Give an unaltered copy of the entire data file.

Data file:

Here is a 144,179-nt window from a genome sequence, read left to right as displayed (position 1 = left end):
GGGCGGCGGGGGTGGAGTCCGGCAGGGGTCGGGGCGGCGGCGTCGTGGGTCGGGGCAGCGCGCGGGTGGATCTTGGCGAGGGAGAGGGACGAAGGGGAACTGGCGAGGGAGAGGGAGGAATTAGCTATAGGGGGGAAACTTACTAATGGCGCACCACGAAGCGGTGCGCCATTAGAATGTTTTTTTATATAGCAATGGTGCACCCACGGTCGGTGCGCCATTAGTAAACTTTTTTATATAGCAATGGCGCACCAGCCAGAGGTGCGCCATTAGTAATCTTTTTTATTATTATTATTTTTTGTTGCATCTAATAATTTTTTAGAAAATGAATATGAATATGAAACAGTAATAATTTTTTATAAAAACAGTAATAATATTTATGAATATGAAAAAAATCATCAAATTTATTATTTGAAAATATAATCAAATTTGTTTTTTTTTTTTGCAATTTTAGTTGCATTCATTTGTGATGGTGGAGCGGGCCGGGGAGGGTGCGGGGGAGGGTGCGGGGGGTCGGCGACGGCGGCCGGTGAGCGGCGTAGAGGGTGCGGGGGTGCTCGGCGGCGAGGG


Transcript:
Here is a 144,179-nt window from a genome sequence, read left to right as displayed (position 1 = left end):
GGGCGGCGGGGGTGGAGTCCGGCAGGGGTCGGGGCGGCGGCGTCGTGGGTCGGGGCAGCGCGCGGGTGGATCTTGGCGAGGGAGAGGGACGAAGGGGAACTGGCGAGGGAGAGGGAGGAATTAGCTATAGGGGGGAAACTTACTAATGGCGCACCACGAAGCGGTGCGCCATTAGAATGTTTTTTTATATAGCAATGGTGCACCCACGGTCGGTGCGCCATTAGTAAACTTTTTTATATAGCAATGGCGCACCAGCCAGAGGTGCGCCATTAGTAATCTTTTTTATTATTATTATTTTTTGTTGCATCTAATAATTTTTTAGAAAATGAATATGAATATGAAACAGTAATAATTTTTTATAAAAACAGTAATAATATTTATGAATATGAAAAAAATCATCAAATTTATTATTTGAAAATATAATCAAATTTGTTTTTTTTTTTTGCAATTTTAGTTGCATTCATTTGTGATGGTGGAGCGGGCCGGGGAGGGTGCGGGGGAGGGTGCGGGGGGTCGGCGACGGCGGCCGGTGAGCGGCGTAGAGGGTGCGGGGGTGCTCGGCGGCGAGGG